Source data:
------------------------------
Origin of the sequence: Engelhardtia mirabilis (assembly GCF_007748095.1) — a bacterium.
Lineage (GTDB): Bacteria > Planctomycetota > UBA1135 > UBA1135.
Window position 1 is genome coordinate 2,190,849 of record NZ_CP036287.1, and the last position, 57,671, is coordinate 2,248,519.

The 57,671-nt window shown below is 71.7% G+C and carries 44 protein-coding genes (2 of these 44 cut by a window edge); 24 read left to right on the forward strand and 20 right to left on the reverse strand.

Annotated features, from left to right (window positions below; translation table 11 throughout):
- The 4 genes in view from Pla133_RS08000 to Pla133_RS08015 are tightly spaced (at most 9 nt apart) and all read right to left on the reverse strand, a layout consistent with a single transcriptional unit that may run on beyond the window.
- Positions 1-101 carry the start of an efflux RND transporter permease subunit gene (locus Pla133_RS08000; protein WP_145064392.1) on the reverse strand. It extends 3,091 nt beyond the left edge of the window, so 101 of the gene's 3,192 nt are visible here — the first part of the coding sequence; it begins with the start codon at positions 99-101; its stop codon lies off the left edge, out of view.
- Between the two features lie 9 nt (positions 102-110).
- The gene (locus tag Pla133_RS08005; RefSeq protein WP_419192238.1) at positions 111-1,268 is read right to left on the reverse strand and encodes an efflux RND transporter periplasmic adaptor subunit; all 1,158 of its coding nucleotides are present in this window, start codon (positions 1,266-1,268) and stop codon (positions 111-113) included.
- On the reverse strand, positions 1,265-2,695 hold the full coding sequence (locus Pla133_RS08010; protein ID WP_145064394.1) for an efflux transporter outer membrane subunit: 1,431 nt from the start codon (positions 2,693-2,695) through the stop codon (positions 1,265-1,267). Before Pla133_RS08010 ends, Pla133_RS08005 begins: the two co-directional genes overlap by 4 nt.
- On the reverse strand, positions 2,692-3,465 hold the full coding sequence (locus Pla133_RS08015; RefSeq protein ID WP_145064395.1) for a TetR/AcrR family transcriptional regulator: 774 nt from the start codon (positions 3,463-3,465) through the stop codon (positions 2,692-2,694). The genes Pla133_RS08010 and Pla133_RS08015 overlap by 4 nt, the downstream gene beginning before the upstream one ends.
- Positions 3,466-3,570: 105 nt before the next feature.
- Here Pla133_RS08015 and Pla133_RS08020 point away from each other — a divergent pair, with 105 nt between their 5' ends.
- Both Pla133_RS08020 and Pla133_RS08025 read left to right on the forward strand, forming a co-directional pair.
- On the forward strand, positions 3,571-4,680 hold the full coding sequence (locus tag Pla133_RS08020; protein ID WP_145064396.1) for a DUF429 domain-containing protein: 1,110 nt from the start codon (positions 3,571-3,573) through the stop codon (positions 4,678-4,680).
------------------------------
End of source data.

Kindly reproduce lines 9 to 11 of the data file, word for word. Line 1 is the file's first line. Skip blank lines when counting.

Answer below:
- The gene (locus tag Pla133_RS08005; RefSeq protein WP_419192238.1) at positions 111-1,268 is read right to left on the reverse strand and encodes an efflux RND transporter periplasmic adaptor subunit; all 1,158 of its coding nucleotides are present in this window, start codon (positions 1,266-1,268) and stop codon (positions 111-113) included.
- On the reverse strand, positions 1,265-2,695 hold the full coding sequence (locus Pla133_RS08010; protein ID WP_145064394.1) for an efflux transporter outer membrane subunit: 1,431 nt from the start codon (positions 2,693-2,695) through the stop codon (positions 1,265-1,267). Before Pla133_RS08010 ends, Pla133_RS08005 begins: the two co-directional genes overlap by 4 nt.
- On the reverse strand, positions 2,692-3,465 hold the full coding sequence (locus Pla133_RS08015; RefSeq protein ID WP_145064395.1) for a TetR/AcrR family transcriptional regulator: 774 nt from the start codon (positions 3,463-3,465) through the stop codon (positions 2,692-2,694). The genes Pla133_RS08010 and Pla133_RS08015 overlap by 4 nt, the downstream gene beginning before the upstream one ends.